― Seneca

“Most powerful is he who has himself in his own power.”
― Seneca

“Life is like a play: it's not the length, but the excellence of the acting that matters.”
― Seneca

“Luck is what happens when preparation meets opportunity.”
― Seneca

“All cruelty springs from weakness.”
― Seneca, Seneca's Morals: Of a Happy Life, Benefits, Anger and Clemency

“Difficulties strengthen the mind, as labor does the body.”
― Seneca

“Non est ad astra mollis e terris via" - "There is no easy way from the earth to the stars.”
― Seneca

“As is a tale, so is life: not how long it is, but how good it is, is what matters.”
― Seneca

“You act like mortals in all that you fear, and like immortals in all that you desire.”
― Seneca, On the Shortness of Life

“We suffer more often in imagination than in reality.”
― Seneca

“It is not that we have so little time but that we lose so much. ... The life we receive is not short but we make it so; we are not ill provided but use what we have wastefully.”
― Seneca, On the Shortness of Life

“It is not the man who has too little, but the man who craves more, that is poor.”
― Seneca

Empire of Deceit

This article contains material adapted from “Pain Killer: An Empire of Deceit and the Origin of America’s Opioid Epidemic,” by Barry Meier, published May 29 by Random House.

Katelyn Alcamo

Allowing your child to express anger in a safe environment also helps them to develop emotional intelligence. If you are constantly shielding them from frustration, anger, or sadness, they may not learn how to regulate these emotions or how to express them in socially appropriate ways. It is important to remember that parenting isn’t about being liked.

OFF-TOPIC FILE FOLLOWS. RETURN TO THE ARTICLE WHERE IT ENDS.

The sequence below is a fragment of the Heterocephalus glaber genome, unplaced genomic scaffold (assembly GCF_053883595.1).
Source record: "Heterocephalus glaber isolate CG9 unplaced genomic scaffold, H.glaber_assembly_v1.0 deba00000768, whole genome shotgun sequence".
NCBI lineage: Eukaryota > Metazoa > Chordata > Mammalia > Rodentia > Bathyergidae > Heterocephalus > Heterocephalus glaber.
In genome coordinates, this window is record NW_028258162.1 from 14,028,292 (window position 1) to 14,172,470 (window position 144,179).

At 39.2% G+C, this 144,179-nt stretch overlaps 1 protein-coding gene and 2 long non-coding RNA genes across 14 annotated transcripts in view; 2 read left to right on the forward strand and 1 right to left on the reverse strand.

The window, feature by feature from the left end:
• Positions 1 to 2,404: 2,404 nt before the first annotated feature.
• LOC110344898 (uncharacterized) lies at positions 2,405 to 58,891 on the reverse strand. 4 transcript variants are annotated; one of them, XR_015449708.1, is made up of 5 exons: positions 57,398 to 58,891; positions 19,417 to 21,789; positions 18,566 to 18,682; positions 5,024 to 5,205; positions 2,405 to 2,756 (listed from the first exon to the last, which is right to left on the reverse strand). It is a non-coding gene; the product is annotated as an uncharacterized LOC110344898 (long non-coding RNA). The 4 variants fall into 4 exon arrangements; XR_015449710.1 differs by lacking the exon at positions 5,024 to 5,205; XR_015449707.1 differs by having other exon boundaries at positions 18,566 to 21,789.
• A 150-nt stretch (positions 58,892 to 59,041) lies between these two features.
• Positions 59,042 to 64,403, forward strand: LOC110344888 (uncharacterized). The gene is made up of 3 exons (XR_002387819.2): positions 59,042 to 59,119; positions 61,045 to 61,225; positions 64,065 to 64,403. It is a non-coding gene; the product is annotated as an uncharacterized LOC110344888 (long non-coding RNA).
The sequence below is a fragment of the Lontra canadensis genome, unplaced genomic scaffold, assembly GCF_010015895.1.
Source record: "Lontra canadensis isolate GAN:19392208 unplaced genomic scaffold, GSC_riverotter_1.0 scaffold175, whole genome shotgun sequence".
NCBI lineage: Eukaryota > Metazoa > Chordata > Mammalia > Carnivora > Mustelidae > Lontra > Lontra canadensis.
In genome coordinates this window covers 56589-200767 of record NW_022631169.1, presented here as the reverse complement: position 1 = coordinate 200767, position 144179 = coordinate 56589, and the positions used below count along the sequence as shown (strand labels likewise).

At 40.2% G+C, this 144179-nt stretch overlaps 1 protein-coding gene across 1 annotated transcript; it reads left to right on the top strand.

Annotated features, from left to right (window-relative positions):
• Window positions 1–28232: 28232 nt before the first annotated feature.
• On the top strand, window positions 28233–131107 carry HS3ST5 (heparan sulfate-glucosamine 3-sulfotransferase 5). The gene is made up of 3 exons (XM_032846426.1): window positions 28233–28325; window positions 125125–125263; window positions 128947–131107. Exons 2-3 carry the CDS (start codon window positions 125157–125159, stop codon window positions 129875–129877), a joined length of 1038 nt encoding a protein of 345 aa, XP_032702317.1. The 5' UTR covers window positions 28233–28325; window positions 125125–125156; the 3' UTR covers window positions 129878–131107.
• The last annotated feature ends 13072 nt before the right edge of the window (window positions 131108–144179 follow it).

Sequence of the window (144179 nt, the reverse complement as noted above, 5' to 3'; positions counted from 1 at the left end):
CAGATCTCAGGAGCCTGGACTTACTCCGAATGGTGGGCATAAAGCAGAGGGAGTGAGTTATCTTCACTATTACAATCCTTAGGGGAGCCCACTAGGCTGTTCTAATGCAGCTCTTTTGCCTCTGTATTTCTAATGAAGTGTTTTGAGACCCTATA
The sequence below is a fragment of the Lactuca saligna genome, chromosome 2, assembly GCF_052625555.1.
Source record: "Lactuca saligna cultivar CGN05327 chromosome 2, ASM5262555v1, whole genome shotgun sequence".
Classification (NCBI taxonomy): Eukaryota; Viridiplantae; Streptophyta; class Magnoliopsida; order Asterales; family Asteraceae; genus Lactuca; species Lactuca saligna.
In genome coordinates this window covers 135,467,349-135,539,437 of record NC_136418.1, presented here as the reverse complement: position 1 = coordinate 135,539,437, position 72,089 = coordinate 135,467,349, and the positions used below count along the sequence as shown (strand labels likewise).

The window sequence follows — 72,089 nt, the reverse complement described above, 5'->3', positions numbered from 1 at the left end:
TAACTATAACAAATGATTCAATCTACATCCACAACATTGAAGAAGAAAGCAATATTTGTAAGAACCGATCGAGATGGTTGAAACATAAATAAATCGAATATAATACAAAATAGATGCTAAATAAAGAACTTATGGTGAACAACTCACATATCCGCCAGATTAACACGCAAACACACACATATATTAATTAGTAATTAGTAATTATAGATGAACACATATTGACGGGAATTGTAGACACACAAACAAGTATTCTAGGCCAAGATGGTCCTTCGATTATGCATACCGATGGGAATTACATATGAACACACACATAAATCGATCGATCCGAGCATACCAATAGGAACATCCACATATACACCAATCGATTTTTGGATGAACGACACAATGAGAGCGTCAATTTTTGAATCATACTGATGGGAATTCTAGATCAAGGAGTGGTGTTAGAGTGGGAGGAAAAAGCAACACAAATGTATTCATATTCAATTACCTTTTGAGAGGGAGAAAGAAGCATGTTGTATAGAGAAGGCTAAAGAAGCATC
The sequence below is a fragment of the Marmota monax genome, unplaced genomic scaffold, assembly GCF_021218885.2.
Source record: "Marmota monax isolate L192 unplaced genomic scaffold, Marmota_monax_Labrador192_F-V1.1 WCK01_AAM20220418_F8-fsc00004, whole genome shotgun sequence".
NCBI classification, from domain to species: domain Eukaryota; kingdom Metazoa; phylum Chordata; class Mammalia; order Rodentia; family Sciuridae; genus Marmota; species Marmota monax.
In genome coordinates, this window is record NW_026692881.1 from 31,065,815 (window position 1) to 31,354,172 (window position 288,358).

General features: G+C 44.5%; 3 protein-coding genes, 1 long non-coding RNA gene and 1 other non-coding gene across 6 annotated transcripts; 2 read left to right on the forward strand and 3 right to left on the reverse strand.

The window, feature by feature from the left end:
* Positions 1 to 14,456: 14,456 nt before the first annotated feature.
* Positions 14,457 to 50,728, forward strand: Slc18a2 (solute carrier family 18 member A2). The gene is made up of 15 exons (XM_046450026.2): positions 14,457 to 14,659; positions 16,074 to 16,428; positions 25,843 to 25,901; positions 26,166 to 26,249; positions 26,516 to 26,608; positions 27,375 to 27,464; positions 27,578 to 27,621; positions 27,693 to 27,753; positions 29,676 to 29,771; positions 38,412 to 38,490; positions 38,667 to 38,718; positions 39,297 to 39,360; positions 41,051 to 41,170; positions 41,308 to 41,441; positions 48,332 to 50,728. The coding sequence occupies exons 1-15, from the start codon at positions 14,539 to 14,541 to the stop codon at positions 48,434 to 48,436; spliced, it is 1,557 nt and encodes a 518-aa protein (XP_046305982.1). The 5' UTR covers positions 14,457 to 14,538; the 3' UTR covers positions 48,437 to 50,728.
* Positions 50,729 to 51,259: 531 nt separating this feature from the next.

-Katelyn Alcamo

The Equestrian

“I kept everything in for so long,” she said. “I wanted to hide, but what I really wanted was someone to find me and put their arms around me and say, ‘It’s O.K., you’re going to be fine.’ That’s what the horses have done for me.”

Monday, May 28, 2018

Saved by a Song

Margaret Renkl of Chapter 16 interviews Nashville singer-songwriter Mary Gauthier:

It’s going to be about the call, the pull, to write songs that are challenging to listen to, about letting the woundedness seep into the songs, be witnessed by the listener, and have the listener say, “Me too.” And that lets the wounded person—which for the longest time was me—know that I’m not alone. When you tell your story, you become the storyteller, which distances you some from being the victim. If your story is one of trauma, there’s a part of you that believes you are your story. You identify so closely with the woundedness that you think you are the woundedness.